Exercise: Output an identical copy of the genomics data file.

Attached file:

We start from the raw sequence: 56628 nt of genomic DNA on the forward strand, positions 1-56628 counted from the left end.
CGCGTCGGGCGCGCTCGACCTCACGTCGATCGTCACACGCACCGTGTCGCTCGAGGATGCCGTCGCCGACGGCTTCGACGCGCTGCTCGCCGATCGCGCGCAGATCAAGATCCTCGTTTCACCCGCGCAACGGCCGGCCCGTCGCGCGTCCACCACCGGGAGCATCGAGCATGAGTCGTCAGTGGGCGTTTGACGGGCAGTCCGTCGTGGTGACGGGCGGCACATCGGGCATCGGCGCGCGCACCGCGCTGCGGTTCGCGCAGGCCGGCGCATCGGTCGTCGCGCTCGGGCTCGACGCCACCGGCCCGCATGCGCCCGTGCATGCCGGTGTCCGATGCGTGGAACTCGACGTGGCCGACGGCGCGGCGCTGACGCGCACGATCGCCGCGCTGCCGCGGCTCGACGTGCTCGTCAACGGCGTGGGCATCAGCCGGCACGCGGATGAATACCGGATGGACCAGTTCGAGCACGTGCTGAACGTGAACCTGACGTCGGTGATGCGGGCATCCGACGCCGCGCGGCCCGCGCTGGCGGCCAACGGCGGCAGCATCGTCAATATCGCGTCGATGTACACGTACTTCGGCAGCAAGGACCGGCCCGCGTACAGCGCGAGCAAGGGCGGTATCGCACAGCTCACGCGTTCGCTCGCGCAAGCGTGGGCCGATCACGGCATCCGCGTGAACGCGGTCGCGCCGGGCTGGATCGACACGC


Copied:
We start from the raw sequence: 56628 nt of genomic DNA on the forward strand, positions 1-56628 counted from the left end.
CGCGTCGGGCGCGCTCGACCTCACGTCGATCGTCACACGCACCGTGTCGCTCGAGGATGCCGTCGCCGACGGCTTCGACGCGCTGCTCGCCGATCGCGCGCAGATCAAGATCCTCGTTTCACCCGCGCAACGGCCGGCCCGTCGCGCGTCCACCACCGGGAGCATCGAGCATGAGTCGTCAGTGGGCGTTTGACGGGCAGTCCGTCGTGGTGACGGGCGGCACATCGGGCATCGGCGCGCGCACCGCGCTGCGGTTCGCGCAGGCCGGCGCATCGGTCGTCGCGCTCGGGCTCGACGCCACCGGCCCGCATGCGCCCGTGCATGCCGGTGTCCGATGCGTGGAACTCGACGTGGCCGACGGCGCGGCGCTGACGCGCACGATCGCCGCGCTGCCGCGGCTCGACGTGCTCGTCAACGGCGTGGGCATCAGCCGGCACGCGGATGAATACCGGATGGACCAGTTCGAGCACGTGCTGAACGTGAACCTGACGTCGGTGATGCGGGCATCCGACGCCGCGCGGCCCGCGCTGGCGGCCAACGGCGGCAGCATCGTCAATATCGCGTCGATGTACACGTACTTCGGCAGCAAGGACCGGCCCGCGTACAGCGCGAGCAAGGGCGGTATCGCACAGCTCACGCGTTCGCTCGCGCAAGCGTGGGCCGATCACGGCATCCGCGTGAACGCGGTCGCGCCGGGCTGGATCGACACGC